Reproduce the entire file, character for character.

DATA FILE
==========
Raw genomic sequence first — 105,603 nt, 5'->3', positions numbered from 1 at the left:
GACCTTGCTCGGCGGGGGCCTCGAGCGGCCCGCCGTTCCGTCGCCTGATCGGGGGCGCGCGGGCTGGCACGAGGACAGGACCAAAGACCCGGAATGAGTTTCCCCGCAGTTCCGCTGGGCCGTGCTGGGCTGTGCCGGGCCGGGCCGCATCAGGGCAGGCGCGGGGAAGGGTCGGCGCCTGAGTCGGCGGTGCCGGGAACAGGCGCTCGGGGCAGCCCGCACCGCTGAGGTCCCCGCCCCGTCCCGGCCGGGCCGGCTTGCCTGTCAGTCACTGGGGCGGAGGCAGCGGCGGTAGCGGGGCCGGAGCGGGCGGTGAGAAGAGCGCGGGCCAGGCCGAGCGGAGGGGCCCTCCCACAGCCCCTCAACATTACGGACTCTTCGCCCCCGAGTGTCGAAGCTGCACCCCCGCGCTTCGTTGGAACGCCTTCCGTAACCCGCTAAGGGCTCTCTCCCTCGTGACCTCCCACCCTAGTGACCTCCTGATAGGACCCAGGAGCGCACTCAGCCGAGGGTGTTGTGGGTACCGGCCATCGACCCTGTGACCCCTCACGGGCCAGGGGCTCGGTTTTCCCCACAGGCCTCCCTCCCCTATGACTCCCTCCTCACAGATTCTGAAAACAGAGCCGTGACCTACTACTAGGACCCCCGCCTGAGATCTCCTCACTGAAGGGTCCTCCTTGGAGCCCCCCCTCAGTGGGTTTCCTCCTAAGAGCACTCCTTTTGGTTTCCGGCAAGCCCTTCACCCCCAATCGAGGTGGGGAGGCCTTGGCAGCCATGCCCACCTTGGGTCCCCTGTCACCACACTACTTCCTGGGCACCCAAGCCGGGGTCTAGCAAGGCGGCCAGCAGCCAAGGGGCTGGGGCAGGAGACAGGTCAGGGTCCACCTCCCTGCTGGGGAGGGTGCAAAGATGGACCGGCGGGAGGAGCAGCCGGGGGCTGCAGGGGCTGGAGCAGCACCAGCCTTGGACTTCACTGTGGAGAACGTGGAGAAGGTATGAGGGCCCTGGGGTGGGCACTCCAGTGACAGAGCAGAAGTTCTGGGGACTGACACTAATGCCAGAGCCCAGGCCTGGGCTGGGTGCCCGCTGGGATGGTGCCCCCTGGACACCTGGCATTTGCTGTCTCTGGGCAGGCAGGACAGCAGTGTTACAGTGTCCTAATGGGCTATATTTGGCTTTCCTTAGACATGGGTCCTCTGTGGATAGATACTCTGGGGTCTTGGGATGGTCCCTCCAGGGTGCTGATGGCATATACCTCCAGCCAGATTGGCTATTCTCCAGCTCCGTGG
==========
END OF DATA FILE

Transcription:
Raw genomic sequence first — 105,603 nt, 5'->3', positions numbered from 1 at the left:
GACCTTGCTCGGCGGGGGCCTCGAGCGGCCCGCCGTTCCGTCGCCTGATCGGGGGCGCGCGGGCTGGCACGAGGACAGGACCAAAGACCCGGAATGAGTTTCCCCGCAGTTCCGCTGGGCCGTGCTGGGCTGTGCCGGGCCGGGCCGCATCAGGGCAGGCGCGGGGAAGGGTCGGCGCCTGAGTCGGCGGTGCCGGGAACAGGCGCTCGGGGCAGCCCGCACCGCTGAGGTCCCCGCCCCGTCCCGGCCGGGCCGGCTTGCCTGTCAGTCACTGGGGCGGAGGCAGCGGCGGTAGCGGGGCCGGAGCGGGCGGTGAGAAGAGCGCGGGCCAGGCCGAGCGGAGGGGCCCTCCCACAGCCCCTCAACATTACGGACTCTTCGCCCCCGAGTGTCGAAGCTGCACCCCCGCGCTTCGTTGGAACGCCTTCCGTAACCCGCTAAGGGCTCTCTCCCTCGTGACCTCCCACCCTAGTGACCTCCTGATAGGACCCAGGAGCGCACTCAGCCGAGGGTGTTGTGGGTACCGGCCATCGACCCTGTGACCCCTCACGGGCCAGGGGCTCGGTTTTCCCCACAGGCCTCCCTCCCCTATGACTCCCTCCTCACAGATTCTGAAAACAGAGCCGTGACCTACTACTAGGACCCCCGCCTGAGATCTCCTCACTGAAGGGTCCTCCTTGGAGCCCCCCCTCAGTGGGTTTCCTCCTAAGAGCACTCCTTTTGGTTTCCGGCAAGCCCTTCACCCCCAATCGAGGTGGGGAGGCCTTGGCAGCCATGCCCACCTTGGGTCCCCTGTCACCACACTACTTCCTGGGCACCCAAGCCGGGGTCTAGCAAGGCGGCCAGCAGCCAAGGGGCTGGGGCAGGAGACAGGTCAGGGTCCACCTCCCTGCTGGGGAGGGTGCAAAGATGGACCGGCGGGAGGAGCAGCCGGGGGCTGCAGGGGCTGGAGCAGCACCAGCCTTGGACTTCACTGTGGAGAACGTGGAGAAGGTATGAGGGCCCTGGGGTGGGCACTCCAGTGACAGAGCAGAAGTTCTGGGGACTGACACTAATGCCAGAGCCCAGGCCTGGGCTGGGTGCCCGCTGGGATGGTGCCCCCTGGACACCTGGCATTTGCTGTCTCTGGGCAGGCAGGACAGCAGTGTTACAGTGTCCTAATGGGCTATATTTGGCTTTCCTTAGACATGGGTCCTCTGTGGATAGATACTCTGGGGTCTTGGGATGGTCCCTCCAGGGTGCTGATGGCATATACCTCCAGCCAGATTGGCTATTCTCCAGCTCCGTGG